Public confidence in government is at or near all-time lows. According to Gallup, a mere 28 percent of the nation has a “great deal” or “fair amount” of trust in the legislative branch, while the executive fares only marginally better.
It’s hard to have faith in a government that every day seems to inspire a new story featuring gross incompetence, malicious corruption or some unsavory combination of the two. Americans are increasingly disenchanted with their government because of — rather than in spite of — the fact that it is spending more money and involved in more aspects of their lives than ever before.
Fresh in the mind of the public is the most expensive information-technology failure in human history when the White House bungled the rollout of its signature health care legislation, an Internal Revenue Service hostile to certain taxpayers and incapable — or conveniently unwilling — to keep its hard drives containing important communications in working order, a Veterans Affairs system incapable of caring for our nation’s heroes, a National Institutes of Health that stumbles upon live samples of smallpox that have unknowingly been left lying around in a storeroom for decades, and a Secret Service that toned down excessive security measures to try and imitate Disney World in appearing more friendly, but that couldn’t keep an armed fence-jumper from running loose in the White House.
To make matters worse, government agencies that fail in such spectacular fashion are far more likely to be rewarded with budget increases than to be shut down or otherwise punished.
Agencies incapable of doing their jobs see their budgets balloon in the mistaken belief that more money will lead to better performance. We see that occurring right now with the Centers for Disease Control (CDC), where Democrats have blamed nonexistent “austerity” for its uninspiring handling of Ebola and are calling for funding increases. The reality is that although there have been smaller-than-expected increases in recent years, the organization saw its budget triple from just 1996 to 2014. Rather than focus on its core mission of preventing outbreaks of deadly communicable diseases, it wasted those funds on politically motivated forays into gun violence, obesity, playground safety, motorcycle helmet use, and other topics unrelated to its founding purpose.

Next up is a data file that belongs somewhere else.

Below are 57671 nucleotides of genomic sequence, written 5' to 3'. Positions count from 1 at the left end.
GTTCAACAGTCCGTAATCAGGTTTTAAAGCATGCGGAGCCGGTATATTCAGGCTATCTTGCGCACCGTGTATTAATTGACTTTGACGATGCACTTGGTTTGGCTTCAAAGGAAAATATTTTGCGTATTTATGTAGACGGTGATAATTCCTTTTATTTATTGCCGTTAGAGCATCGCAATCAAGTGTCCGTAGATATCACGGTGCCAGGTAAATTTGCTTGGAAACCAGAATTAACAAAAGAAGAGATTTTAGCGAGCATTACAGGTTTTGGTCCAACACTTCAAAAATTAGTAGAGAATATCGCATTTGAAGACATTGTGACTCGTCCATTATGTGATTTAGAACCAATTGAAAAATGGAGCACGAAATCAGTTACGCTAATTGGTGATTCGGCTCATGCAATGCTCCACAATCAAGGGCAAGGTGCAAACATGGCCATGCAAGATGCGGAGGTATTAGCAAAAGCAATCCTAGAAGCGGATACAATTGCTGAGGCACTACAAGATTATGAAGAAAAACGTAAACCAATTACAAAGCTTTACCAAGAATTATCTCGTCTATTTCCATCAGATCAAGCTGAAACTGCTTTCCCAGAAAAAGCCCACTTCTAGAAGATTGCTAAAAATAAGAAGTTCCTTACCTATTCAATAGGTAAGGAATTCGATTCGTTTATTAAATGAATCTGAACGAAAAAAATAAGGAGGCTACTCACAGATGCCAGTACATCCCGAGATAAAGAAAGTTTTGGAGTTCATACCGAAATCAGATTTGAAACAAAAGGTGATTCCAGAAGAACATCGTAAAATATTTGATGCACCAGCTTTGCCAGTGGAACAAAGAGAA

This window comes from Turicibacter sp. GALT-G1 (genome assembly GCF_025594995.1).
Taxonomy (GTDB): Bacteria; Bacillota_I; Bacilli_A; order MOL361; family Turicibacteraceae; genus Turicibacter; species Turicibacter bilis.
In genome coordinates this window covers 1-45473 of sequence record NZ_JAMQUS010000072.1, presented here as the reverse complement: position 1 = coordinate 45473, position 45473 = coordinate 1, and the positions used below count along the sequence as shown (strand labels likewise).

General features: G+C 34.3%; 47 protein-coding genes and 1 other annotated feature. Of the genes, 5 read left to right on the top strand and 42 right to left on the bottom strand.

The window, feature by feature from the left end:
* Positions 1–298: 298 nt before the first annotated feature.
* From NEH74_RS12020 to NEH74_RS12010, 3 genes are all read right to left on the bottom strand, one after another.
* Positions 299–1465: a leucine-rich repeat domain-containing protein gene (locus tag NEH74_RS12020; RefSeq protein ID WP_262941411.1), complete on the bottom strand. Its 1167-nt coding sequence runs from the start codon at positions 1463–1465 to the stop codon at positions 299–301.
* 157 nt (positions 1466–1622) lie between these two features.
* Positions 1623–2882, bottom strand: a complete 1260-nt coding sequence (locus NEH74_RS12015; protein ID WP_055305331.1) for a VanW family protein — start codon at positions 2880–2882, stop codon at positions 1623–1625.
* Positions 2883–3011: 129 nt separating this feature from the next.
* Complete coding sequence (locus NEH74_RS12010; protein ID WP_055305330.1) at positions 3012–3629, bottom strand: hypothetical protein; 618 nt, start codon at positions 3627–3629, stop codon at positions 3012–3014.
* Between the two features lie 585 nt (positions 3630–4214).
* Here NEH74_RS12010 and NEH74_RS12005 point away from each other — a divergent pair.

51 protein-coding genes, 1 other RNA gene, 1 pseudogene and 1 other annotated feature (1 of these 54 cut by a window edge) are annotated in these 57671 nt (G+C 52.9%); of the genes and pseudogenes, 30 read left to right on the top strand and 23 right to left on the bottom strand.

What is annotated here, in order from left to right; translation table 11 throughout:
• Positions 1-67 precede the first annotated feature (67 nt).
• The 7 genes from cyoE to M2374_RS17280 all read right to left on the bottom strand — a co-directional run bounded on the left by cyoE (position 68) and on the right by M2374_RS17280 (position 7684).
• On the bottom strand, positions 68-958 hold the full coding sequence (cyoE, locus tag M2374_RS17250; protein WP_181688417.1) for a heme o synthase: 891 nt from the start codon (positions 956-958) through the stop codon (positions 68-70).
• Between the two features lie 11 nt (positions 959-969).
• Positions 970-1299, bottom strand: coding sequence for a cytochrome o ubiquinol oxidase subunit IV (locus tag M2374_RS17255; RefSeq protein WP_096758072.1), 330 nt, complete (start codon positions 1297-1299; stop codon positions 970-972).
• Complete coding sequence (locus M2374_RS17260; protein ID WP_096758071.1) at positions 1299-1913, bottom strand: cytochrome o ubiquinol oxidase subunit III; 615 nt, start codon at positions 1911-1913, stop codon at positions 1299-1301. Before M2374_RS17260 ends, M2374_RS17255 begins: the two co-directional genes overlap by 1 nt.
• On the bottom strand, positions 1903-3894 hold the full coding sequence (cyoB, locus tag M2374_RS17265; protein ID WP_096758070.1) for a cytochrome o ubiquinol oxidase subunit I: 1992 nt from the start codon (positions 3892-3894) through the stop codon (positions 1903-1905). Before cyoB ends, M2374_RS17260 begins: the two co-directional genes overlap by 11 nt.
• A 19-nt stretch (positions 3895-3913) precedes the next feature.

The CDC — like the rest of government — struggles from being too big, rather than too small.
It’s easy enough to find examples where government has seemingly grown too large, but how can we measure the problem objectively? There are, after all, government institutions and services that provide positive value. How do we compare the good that government does with its costs? One way is through the economy, which we can quantify. While economic performance does not and cannot capture the totality of costs and benefits of government, it is the best tool available. As it turns out, economics tells us that the U.S. government is far too big.
The interaction between government spending and the economy can be described through the Rahn Curve, named after economist Richard W. Rahn, which postulates that while some government spending helps create prosperity, too much turns into a net negative. In other words, there exists an amount of government spending beyond which the economy is harmed rather than helped by additional expenditures.
To be sure, the specifics of any particular program tell us more about its worth than the sum total of all other spending, but what tends to happen is that government first picks off the low-hanging fruit — such as ensuring the rule of law and enforcement of rights to life, liberty and property — then new spending is more likely to take the form of wealth transfers and wasteful handouts designed primarily to benefit politicians and special interests.
Likewise, government agencies such as the CDC start with a focused mission to provide what is at least arguably a useful public good. As the organization grows, though, the mission inevitably morphs into the preservation and expansion of the bureaucracy for its own sake.
An analysis by Livio Di Matteo of Canada’s Frasier Institute suggests that the growth-maximizing level of government — across the spectrum of small to large — is approximately 26 percent of gross domestic product. Since there are many more large nations to measure than small ones, that figure might be high. Federal, state and local governments combine in the United States to spend closer to 40 percent, leaving significant room for productive downsizing, regardless of whether the optimum rate is 26 percent or even less.
Eliminating wasteful and unnecessary spending, and refocusing government agencies on their primary missions will not only help restore Americans’ faith in governmental institutions, but also raise their standard of living as well through a growing economy.
Andrew F. Quinlan is the co-founder and president of the Center for Freedom and Prosperity.